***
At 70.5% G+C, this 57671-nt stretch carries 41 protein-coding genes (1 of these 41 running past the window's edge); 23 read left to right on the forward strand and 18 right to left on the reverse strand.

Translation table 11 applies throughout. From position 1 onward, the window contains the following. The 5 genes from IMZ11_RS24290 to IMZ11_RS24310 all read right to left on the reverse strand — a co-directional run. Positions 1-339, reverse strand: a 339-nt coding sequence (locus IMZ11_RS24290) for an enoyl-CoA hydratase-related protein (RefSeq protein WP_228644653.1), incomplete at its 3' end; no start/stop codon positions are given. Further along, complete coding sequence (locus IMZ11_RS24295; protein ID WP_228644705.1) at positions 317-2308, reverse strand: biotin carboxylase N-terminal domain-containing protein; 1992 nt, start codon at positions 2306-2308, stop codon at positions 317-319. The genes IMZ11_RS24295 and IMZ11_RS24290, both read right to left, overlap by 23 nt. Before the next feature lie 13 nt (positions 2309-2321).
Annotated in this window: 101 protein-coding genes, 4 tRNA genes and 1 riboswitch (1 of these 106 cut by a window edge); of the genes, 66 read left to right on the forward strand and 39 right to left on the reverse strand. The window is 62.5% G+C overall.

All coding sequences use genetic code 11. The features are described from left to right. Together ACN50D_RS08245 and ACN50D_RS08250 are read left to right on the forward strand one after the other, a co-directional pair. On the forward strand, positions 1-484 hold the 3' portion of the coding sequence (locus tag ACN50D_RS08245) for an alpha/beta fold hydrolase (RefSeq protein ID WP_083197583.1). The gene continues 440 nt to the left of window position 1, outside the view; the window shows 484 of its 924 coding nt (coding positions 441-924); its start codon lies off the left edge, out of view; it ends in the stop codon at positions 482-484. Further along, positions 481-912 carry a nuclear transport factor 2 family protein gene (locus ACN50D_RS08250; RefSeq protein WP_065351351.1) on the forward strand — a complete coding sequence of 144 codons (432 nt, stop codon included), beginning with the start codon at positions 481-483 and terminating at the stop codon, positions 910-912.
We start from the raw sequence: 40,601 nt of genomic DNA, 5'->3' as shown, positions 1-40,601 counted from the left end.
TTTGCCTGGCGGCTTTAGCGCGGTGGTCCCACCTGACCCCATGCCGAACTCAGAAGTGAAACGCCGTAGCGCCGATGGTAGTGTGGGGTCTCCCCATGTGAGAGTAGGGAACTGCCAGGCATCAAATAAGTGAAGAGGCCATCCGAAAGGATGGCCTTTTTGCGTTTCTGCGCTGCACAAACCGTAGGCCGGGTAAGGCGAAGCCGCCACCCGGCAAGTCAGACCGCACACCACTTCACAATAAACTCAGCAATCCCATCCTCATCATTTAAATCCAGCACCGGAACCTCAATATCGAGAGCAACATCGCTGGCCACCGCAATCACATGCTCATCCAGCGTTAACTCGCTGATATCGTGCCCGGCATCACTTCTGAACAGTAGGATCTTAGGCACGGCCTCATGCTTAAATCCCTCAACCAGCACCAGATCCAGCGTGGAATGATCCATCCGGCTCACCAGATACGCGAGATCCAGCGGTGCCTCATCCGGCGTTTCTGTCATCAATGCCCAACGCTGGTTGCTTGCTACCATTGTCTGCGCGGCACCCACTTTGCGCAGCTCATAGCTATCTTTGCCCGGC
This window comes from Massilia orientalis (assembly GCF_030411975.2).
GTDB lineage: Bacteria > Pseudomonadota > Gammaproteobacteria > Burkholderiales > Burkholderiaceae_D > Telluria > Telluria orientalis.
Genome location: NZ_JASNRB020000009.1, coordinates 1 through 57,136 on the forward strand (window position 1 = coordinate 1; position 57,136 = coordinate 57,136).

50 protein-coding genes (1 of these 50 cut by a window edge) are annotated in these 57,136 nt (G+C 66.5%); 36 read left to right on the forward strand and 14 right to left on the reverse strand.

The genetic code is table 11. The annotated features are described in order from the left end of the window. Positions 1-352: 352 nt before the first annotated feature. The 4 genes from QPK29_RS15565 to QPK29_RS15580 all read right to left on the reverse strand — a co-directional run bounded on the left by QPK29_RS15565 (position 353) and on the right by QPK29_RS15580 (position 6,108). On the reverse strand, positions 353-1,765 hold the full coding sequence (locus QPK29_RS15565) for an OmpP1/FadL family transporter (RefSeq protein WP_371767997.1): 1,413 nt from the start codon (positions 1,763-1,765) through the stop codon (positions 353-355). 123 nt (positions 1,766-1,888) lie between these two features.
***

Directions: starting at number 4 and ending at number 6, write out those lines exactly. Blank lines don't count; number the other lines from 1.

All coding sequences use genetic code 11. The features are described from left to right. Together ACN50D_RS08245 and ACN50D_RS08250 are read left to right on the forward strand one after the other, a co-directional pair. On the forward strand, positions 1-484 hold the 3' portion of the coding sequence (locus tag ACN50D_RS08245) for an alpha/beta fold hydrolase (RefSeq protein ID WP_083197583.1). The gene continues 440 nt to the left of window position 1, outside the view; the window shows 484 of its 924 coding nt (coding positions 441-924); its start codon lies off the left edge, out of view; it ends in the stop codon at positions 482-484. Further along, positions 481-912 carry a nuclear transport factor 2 family protein gene (locus ACN50D_RS08250; RefSeq protein WP_065351351.1) on the forward strand — a complete coding sequence of 144 codons (432 nt, stop codon included), beginning with the start codon at positions 481-483 and terminating at the stop codon, positions 910-912.
We start from the raw sequence: 40,601 nt of genomic DNA, 5'->3' as shown, positions 1-40,601 counted from the left end.
TTTGCCTGGCGGCTTTAGCGCGGTGGTCCCACCTGACCCCATGCCGAACTCAGAAGTGAAACGCCGTAGCGCCGATGGTAGTGTGGGGTCTCCCCATGTGAGAGTAGGGAACTGCCAGGCATCAAATAAGTGAAGAGGCCATCCGAAAGGATGGCCTTTTTGCGTTTCTGCGCTGCACAAACCGTAGGCCGGGTAAGGCGAAGCCGCCACCCGGCAAGTCAGACCGCACACCACTTCACAATAAACTCAGCAATCCCATCCTCATCATTTAAATCCAGCACCGGAACCTCAATATCGAGAGCAACATCGCTGGCCACCGCAATCACATGCTCATCCAGCGTTAACTCGCTGATATCGTGCCCGGCATCACTTCTGAACAGTAGGATCTTAGGCACGGCCTCATGCTTAAATCCCTCAACCAGCACCAGATCCAGCGTGGAATGATCCATCCGGCTCACCAGATACGCGAGATCCAGCGGTGCCTCATCCGGCGTTTCTGTCATCAATGCCCAACGCTGGTTGCTTGCTACCATTGTCTGCGCGGCACCCACTTTGCGCAGCTCATAGCTATCTTTGCCCGGC